Godin Bridge Woes

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2018/10/25 01:00:59 (permalink)

Godin Bridge Woes

I've got a Godin Grand Concert Duet Ambiance classical guitar and had a problem with a pickup going bad a while back (just on the bass end oddly enough). I took it to a repair shop that really mucked up the bridge on it. For some stupid reason they took a router to it and created a ridge and . . . well they just ruined it. So, I ordered a new bridge from Godin along with a pickup. This is what they sent me:

Obviously not the right bridge. They knew what model and year I had because I even sent them the serial number. So I emailed them and they said the new models were using this new bridge now. I said, "That's great but you know I don't have a new model. Where's the bridge for mine?, and why did you send me one for a different year where you knew before you sent it that it wouldn't fit?"  They said they no longer made the old bridge and had none of the older ones in stock.
I was in shock. They just switched over to the new bridge a couple of years ago. This guitar has been in production with the older bridge for nearly 15 years. There are thousands of them in the world. And they've already quit making parts for it? I can see where they might stop making the older ones eventually (like ten or fifteen years down the line), but this was a $2,000 guitar that you could buy new exactly like mine just a couple of years ago, and already you can't get all the proper replacement parts for it? Obviously the new bridge is smaller and the finish under the old bridge would be sticking out and not match up with the rest of the top. In fact, the bridge is so large that there isn't a replacement bridge made anywhere by anyone that's big enough to cover the entire space.
Fortunately, I found out a guy who used to do repairs for me decades ago was still in the business, and even though he lived pretty far off, I took it to him. He was able to fill in the saddle slot with a piece of rosewood and then re-route it and put in the new pickup. The guitar is now better than ever.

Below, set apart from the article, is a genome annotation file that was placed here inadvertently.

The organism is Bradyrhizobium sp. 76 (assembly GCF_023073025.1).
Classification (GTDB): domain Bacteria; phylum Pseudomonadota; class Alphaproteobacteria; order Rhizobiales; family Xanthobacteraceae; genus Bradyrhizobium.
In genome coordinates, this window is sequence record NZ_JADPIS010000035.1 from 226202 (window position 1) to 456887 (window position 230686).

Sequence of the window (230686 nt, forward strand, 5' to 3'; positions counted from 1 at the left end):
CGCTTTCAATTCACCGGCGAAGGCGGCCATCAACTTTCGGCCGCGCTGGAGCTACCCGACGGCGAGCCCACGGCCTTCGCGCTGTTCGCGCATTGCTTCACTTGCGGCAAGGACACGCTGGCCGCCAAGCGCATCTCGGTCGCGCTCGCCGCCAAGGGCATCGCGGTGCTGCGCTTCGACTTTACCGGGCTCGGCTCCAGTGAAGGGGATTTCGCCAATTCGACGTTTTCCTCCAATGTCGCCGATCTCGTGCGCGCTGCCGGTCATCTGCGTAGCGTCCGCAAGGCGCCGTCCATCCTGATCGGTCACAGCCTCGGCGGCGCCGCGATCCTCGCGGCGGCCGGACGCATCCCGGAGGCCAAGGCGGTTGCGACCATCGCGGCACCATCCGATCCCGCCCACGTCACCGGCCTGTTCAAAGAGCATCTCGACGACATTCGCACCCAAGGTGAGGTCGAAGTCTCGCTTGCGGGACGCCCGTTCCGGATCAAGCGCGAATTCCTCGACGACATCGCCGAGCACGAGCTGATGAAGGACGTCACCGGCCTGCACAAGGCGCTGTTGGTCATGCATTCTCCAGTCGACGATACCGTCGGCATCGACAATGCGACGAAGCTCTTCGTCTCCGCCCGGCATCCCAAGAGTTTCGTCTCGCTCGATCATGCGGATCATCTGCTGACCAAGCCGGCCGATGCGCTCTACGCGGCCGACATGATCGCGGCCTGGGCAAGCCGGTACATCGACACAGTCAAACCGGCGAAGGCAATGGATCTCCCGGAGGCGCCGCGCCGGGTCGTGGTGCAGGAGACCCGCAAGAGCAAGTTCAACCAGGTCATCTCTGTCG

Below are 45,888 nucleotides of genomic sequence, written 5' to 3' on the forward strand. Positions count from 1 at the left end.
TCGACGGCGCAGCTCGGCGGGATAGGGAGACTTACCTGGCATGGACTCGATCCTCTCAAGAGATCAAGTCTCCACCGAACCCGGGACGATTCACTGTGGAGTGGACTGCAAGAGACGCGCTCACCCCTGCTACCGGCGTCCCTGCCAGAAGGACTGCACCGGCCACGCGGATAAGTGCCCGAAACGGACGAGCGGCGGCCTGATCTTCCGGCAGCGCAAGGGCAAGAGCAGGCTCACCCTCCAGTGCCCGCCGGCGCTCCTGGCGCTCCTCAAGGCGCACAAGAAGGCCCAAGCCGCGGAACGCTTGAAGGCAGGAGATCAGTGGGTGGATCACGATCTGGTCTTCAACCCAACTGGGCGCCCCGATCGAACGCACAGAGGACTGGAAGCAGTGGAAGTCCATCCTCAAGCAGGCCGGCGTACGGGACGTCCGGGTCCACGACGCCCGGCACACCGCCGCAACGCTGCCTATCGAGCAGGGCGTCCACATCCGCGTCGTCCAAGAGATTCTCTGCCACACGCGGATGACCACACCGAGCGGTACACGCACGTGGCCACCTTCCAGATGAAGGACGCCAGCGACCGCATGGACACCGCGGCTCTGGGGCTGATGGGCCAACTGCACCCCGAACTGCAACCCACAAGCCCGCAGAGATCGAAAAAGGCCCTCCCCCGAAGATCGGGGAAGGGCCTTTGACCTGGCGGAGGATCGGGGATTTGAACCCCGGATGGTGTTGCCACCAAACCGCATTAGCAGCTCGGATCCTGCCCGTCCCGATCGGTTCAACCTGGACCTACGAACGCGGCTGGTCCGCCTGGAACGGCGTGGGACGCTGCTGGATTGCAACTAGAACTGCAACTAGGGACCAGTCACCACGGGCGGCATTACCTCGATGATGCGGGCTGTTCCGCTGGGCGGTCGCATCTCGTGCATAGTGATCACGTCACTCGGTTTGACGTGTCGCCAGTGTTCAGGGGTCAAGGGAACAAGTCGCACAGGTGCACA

I'm still a little ticked at Godin though. Am I wrong to be? I know that no manufacturer makes replacement parts forever, but my gosh, they were still selling this guitar with the old style bridge just a couple of years ago. Doesn't make any sense to me. If you're in the market for a Godin, buyer beware I guess. It's a really nice guitar, but . . . man.

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    Re: Godin Bridge Woes 2018/10/25 14:07:14 (permalink)
    Caveat Emptor for anything these days.
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    Re: Godin Bridge Woes 2018/10/25 15:44:04 (permalink)
    Bill , I just read your post ...
    Yikes , that's a tough read considering the first three letters in that guitar company's name is the head honcho of The Whole Universe's Name
    One thing I'm not clear on , which bridge is which ? Is the old one the ebony or the rosewood bridge ?
    Anyway , there was a dealer of that brand guitar up where I live and I would often say to myself they seem like real nice high quality guitars . Those and some of the Taylor electric acoustic hybrids .
    I wouldn't lay a hand on them to check them out when I was in the store ...Way too much bread ( for me ) to lay out ..
    I wish you all the best on getting your guitar back to where you are happy with it

    Oh Yeah , Life is Good .
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    Re: Godin Bridge Woes 2018/10/25 17:15:03 (permalink)
    Too rich for me too Ken. I got some life insurance money when my pop passed in 2010 and spent some of it on a new Taylor 314. I played that for a few years and then traded to somebody even up for this Godin they had.
    The ebony is the replacement. (I never had to use it thank God!) All is fine now. Don't think I'll buy anymore Godin's though.
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    Re: Godin Bridge Woes 2018/10/26 01:41:19 (permalink)
    This is bloody insane. If it did not look like hell by itself, what happens to the intonation when they slopped this thing together. You got every right to be outraged. Guitar looks like **** and can't tune anymore.
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    Re: Godin Bridge Woes 2018/10/26 13:01:13 (permalink)
    Well, the intonation should be fine John. There's nothing to prevent lining the bridge up so that the saddle would be in the exact same location as the previous one. But yeah, some of the finish that's underneath the current bridge would be sticking out with the newer bridge (mainly just in the back and at the sides) and would never match up with the rest of the guitar top. Trying to sell it then would be a nightmare. I would have had to take about half of what the guitar would normally sell for new. I'm just thankful my old repair guy was able to fix the old bridge.
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